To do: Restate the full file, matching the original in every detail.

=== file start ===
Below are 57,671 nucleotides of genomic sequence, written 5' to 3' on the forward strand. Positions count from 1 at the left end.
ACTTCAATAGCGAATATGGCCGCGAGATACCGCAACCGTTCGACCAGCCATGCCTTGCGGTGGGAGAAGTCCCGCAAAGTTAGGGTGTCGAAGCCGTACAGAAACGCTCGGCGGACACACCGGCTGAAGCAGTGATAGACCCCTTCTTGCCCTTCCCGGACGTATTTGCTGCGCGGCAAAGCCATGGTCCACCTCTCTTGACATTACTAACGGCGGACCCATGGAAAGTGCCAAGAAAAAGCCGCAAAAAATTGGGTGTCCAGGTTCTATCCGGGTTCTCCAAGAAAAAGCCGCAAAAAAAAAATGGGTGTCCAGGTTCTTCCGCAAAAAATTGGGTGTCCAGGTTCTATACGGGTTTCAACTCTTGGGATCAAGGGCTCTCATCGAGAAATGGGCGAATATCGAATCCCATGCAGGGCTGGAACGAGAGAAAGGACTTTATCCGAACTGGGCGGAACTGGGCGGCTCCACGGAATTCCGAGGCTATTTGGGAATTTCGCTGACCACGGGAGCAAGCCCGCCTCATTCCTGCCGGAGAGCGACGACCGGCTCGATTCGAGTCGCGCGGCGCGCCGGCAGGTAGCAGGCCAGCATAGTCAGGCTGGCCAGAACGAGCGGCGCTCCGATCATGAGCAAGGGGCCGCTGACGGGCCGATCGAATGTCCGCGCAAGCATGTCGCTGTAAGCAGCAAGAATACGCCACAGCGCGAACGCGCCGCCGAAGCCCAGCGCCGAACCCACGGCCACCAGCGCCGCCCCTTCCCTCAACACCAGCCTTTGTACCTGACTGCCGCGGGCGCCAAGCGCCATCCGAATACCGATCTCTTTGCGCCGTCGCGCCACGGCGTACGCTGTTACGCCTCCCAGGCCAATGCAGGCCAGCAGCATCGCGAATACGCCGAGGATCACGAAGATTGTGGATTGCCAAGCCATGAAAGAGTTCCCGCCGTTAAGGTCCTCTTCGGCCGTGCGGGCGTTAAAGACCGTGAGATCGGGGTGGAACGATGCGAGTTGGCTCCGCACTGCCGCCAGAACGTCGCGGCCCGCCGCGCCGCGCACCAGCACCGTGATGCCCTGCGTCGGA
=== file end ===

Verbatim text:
Below are 57,671 nucleotides of genomic sequence, written 5' to 3' on the forward strand. Positions count from 1 at the left end.
ACTTCAATAGCGAATATGGCCGCGAGATACCGCAACCGTTCGACCAGCCATGCCTTGCGGTGGGAGAAGTCCCGCAAAGTTAGGGTGTCGAAGCCGTACAGAAACGCTCGGCGGACACACCGGCTGAAGCAGTGATAGACCCCTTCTTGCCCTTCCCGGACGTATTTGCTGCGCGGCAAAGCCATGGTCCACCTCTCTTGACATTACTAACGGCGGACCCATGGAAAGTGCCAAGAAAAAGCCGCAAAAAATTGGGTGTCCAGGTTCTATCCGGGTTCTCCAAGAAAAAGCCGCAAAAAAAAAATGGGTGTCCAGGTTCTTCCGCAAAAAATTGGGTGTCCAGGTTCTATACGGGTTTCAACTCTTGGGATCAAGGGCTCTCATCGAGAAATGGGCGAATATCGAATCCCATGCAGGGCTGGAACGAGAGAAAGGACTTTATCCGAACTGGGCGGAACTGGGCGGCTCCACGGAATTCCGAGGCTATTTGGGAATTTCGCTGACCACGGGAGCAAGCCCGCCTCATTCCTGCCGGAGAGCGACGACCGGCTCGATTCGAGTCGCGCGGCGCGCCGGCAGGTAGCAGGCCAGCATAGTCAGGCTGGCCAGAACGAGCGGCGCTCCGATCATGAGCAAGGGGCCGCTGACGGGCCGATCGAATGTCCGCGCAAGCATGTCGCTGTAAGCAGCAAGAATACGCCACAGCGCGAACGCGCCGCCGAAGCCCAGCGCCGAACCCACGGCCACCAGCGCCGCCCCTTCCCTCAACACCAGCCTTTGTACCTGACTGCCGCGGGCGCCAAGCGCCATCCGAATACCGATCTCTTTGCGCCGTCGCGCCACGGCGTACGCTGTTACGCCTCCCAGGCCAATGCAGGCCAGCAGCATCGCGAATACGCCGAGGATCACGAAGATTGTGGATTGCCAAGCCATGAAAGAGTTCCCGCCGTTAAGGTCCTCTTCGGCCGTGCGGGCGTTAAAGACCGTGAGATCGGGGTGGAACGATGCGAGTTGGCTCCGCACTGCCGCCAGAACGTCGCGGCCCGCCGCGCCGCGCACCAGCACCGTGATGCCCTGCGTCGGA